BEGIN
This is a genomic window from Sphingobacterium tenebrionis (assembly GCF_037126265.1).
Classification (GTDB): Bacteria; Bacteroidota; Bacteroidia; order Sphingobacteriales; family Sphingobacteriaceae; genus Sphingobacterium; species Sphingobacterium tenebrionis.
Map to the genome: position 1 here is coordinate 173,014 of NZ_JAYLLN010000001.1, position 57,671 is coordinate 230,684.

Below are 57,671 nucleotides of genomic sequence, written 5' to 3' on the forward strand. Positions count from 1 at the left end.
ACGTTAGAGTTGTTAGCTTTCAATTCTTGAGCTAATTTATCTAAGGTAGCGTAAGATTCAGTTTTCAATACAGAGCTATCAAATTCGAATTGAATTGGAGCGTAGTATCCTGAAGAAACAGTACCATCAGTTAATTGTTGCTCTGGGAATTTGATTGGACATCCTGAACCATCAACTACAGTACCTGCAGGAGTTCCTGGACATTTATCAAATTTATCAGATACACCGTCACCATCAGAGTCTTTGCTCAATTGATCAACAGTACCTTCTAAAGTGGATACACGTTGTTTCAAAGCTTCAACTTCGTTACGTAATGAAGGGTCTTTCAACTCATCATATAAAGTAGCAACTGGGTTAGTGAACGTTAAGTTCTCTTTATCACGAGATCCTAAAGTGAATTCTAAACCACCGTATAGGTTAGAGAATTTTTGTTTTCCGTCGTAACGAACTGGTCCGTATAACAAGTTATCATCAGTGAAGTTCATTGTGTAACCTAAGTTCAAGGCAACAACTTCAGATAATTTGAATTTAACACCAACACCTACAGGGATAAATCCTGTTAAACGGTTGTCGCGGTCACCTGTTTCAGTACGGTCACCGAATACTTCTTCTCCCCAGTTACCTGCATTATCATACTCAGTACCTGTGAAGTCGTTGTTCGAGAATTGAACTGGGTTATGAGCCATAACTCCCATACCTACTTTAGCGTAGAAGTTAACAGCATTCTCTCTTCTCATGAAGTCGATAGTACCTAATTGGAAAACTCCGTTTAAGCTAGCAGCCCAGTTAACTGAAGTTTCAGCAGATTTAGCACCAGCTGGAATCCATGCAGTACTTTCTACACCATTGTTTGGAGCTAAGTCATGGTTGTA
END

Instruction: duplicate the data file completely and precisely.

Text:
This is a genomic window from Sphingobacterium tenebrionis (assembly GCF_037126265.1).
Classification (GTDB): Bacteria; Bacteroidota; Bacteroidia; order Sphingobacteriales; family Sphingobacteriaceae; genus Sphingobacterium; species Sphingobacterium tenebrionis.
Map to the genome: position 1 here is coordinate 173,014 of NZ_JAYLLN010000001.1, position 57,671 is coordinate 230,684.

Below are 57,671 nucleotides of genomic sequence, written 5' to 3' on the forward strand. Positions count from 1 at the left end.
ACGTTAGAGTTGTTAGCTTTCAATTCTTGAGCTAATTTATCTAAGGTAGCGTAAGATTCAGTTTTCAATACAGAGCTATCAAATTCGAATTGAATTGGAGCGTAGTATCCTGAAGAAACAGTACCATCAGTTAATTGTTGCTCTGGGAATTTGATTGGACATCCTGAACCATCAACTACAGTACCTGCAGGAGTTCCTGGACATTTATCAAATTTATCAGATACACCGTCACCATCAGAGTCTTTGCTCAATTGATCAACAGTACCTTCTAAAGTGGATACACGTTGTTTCAAAGCTTCAACTTCGTTACGTAATGAAGGGTCTTTCAACTCATCATATAAAGTAGCAACTGGGTTAGTGAACGTTAAGTTCTCTTTATCACGAGATCCTAAAGTGAATTCTAAACCACCGTATAGGTTAGAGAATTTTTGTTTTCCGTCGTAACGAACTGGTCCGTATAACAAGTTATCATCAGTGAAGTTCATTGTGTAACCTAAGTTCAAGGCAACAACTTCAGATAATTTGAATTTAACACCAACACCTACAGGGATAAATCCTGTTAAACGGTTGTCGCGGTCACCTGTTTCAGTACGGTCACCGAATACTTCTTCTCCCCAGTTACCTGCATTATCATACTCAGTACCTGTGAAGTCGTTGTTCGAGAATTGAACTGGGTTATGAGCCATAACTCCCATACCTACTTTAGCGTAGAAGTTAACAGCATTCTCTCTTCTCATGAAGTCGATAGTACCTAATTGGAAAACTCCGTTTAAGCTAGCAGCCCAGTTAACTGAAGTTTCAGCAGATTTAGCACCAGCTGGAATCCATGCAGTACTTTCTACACCATTGTTTGGAGCTAAGTCATGGTTGTA